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Disciplines > Negotiation > The eight-stage negotiation process > Close

Move to closure | Agree the details | Confirm the agreement | See also

The process stages: Prepare - Open - Argue - Explore - Signal - Package - Close - Sustain


Move to closure

As your packaging reaches a complete solution, you can move towards the idea of closing on a final deal.

Signal readiness to close

Show your own readiness by using signals to indicate that you want to reach agreement. Use words like 'right' and 'ok'. Use ready body language that aligns with your words. Watch their response, and if they signal in return, move further towards closure.

Ok then, it looks like we've a pretty good exchange here.

This is good. I think I can go with this.

Attempt closure

When things seem ready, you can use a trial close to nudge the other person closer to agreement.

Right, then, are we agreed?

Shall we sign, now?

If they do not seem ready, probe for reasons and return to packaging or handle objections as appropriate.

Move steadily and surely to close

Do not try to rush the close. It can be tempting when closure seems so near to jump to the end. Whilst hurrying is a known method, it can also lead to the other person backing away.

Agree the details

When they are ready to complete the deal, make sure that the door, once closed, is unlikely to be re-opened.

Summarize the exchange

A good thing to do at closure is to summarize what you believe has actually been agreed. This assures that the other person also agrees and that there is a common understanding of who will do or give what.

So I will keep Mike off your back whilst you complete the design, but we'll need to ensure Cynthia has final say, although I'll make sure she's in a good mood first.

Handle final objections and doubts

The realization of impending closure can cause people to panic in case they have forgotten something. This may occur as sudden appearance of objections and other reasons why they might not want to complete the deal. You can use objection-handling techniques to manage such situations.

If you want to be certain of their full agreement, watch their body language here. Any doubts will show in how they move and particularly their tone of voice. If you suspect doubt, tell them what you see and ask if they have any remaining concerns. Use of this is highly variable as, depending on the negotiation, uncovering doubts may be very important or something to be avoided.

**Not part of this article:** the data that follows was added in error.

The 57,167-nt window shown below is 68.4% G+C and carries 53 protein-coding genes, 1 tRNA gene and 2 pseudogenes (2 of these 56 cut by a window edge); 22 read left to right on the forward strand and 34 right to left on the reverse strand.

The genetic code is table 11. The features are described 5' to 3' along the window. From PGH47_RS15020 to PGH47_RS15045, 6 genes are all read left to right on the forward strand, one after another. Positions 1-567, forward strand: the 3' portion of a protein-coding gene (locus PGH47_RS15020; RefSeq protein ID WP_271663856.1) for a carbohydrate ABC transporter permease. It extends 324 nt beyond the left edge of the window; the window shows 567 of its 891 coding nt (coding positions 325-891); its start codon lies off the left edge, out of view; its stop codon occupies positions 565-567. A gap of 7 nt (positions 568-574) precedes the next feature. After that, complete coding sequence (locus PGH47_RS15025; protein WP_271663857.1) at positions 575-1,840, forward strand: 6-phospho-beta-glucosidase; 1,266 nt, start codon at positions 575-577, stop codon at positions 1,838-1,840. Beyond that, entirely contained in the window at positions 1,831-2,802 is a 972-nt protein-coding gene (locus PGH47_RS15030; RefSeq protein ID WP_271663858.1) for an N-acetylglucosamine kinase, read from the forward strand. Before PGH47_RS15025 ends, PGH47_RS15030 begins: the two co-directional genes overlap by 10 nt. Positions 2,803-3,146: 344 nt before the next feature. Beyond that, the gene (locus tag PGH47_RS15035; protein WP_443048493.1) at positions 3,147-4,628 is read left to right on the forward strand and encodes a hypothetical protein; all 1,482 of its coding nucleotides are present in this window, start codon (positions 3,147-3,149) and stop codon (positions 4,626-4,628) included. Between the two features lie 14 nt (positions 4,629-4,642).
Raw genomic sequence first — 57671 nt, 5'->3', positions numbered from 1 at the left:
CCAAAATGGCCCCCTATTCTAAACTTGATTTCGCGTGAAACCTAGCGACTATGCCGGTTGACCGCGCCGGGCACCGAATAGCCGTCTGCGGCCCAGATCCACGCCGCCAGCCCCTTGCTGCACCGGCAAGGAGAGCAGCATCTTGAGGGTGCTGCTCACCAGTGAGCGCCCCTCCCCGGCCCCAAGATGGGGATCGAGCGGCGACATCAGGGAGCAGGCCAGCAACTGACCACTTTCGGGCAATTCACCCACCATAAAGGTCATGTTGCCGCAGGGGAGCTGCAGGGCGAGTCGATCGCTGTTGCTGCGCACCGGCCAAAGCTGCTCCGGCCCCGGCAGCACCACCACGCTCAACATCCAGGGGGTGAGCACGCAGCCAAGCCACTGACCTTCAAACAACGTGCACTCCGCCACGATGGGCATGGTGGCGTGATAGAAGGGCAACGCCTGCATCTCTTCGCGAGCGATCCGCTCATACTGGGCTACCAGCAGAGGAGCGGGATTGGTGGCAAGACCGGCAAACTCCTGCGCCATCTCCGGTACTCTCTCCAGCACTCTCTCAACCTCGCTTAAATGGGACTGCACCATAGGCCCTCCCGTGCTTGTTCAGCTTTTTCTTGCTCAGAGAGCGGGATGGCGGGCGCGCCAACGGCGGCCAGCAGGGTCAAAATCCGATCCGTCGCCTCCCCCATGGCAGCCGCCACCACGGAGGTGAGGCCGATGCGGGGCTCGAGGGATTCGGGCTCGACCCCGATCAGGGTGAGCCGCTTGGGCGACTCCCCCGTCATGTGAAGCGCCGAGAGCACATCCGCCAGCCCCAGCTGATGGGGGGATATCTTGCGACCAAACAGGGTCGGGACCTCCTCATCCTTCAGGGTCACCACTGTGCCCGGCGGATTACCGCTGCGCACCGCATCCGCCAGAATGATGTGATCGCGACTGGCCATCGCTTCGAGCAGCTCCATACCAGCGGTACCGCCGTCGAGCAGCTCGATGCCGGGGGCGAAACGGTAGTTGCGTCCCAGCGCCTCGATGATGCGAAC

You look doubtful. Are you sure you want to do this now?

Handle last-minute tricks

Tricky tactics such as the quivering quill may be used just before the close as the other person attempts to squeeze a few more drops of blood out of you. Handle opposition such as this with professional aplomb, showing that you are immune to deception or coercion.

Confirm the agreement

The final step of closure is to confirm the agreement and sign on the dotted line. 'It's not over until the fat lady sings' is a common saying. In negotiation, it is not over until the ink is dry and the exchange has irrevocably been made.

Shake hands

Although you may not literally shake hands, it can be a very effective thing to do at the point of agreement. It symbolizes the closure and is such a powerful social symbol in many different cultures that the other side will think twice about backing out.

Just offering your hand can be such a strong trigger that the other person will automatically shake your hand without thinking. This can act as a forced close, but beware of later ramifications if they feel coerced.

Agree what you have agreed

Even when you have summarized what you have agreed and shaken hands, it is surprising what the other person may think what they have offered or what they will get. a confirmation step that is often helpful is to put into writing what you have agreed. This may be an email, a letter or a formal contract, depending on the situation and the value of what is being exchanged. Even when negotiating with your children, writing down the commitment and pinning on the wall can be surprisingly effective.

Sign the contract

The final stage in many negotiations is taking the irreversible step of legal commitment where you sign the contract or hand over the money. You must be absolutely sure when you take this binding step, as must the other person. If it is a big deal, then you may want your lawyer or buyer to go through the fine detail before signing.

If you have hurried the previous stages, the other person may still back out at this step, but if you have closed solidly and professionally, they will have no reason in their mind not to sign on the dotted line.

See also

Closing techniques, Objection-handling techniques

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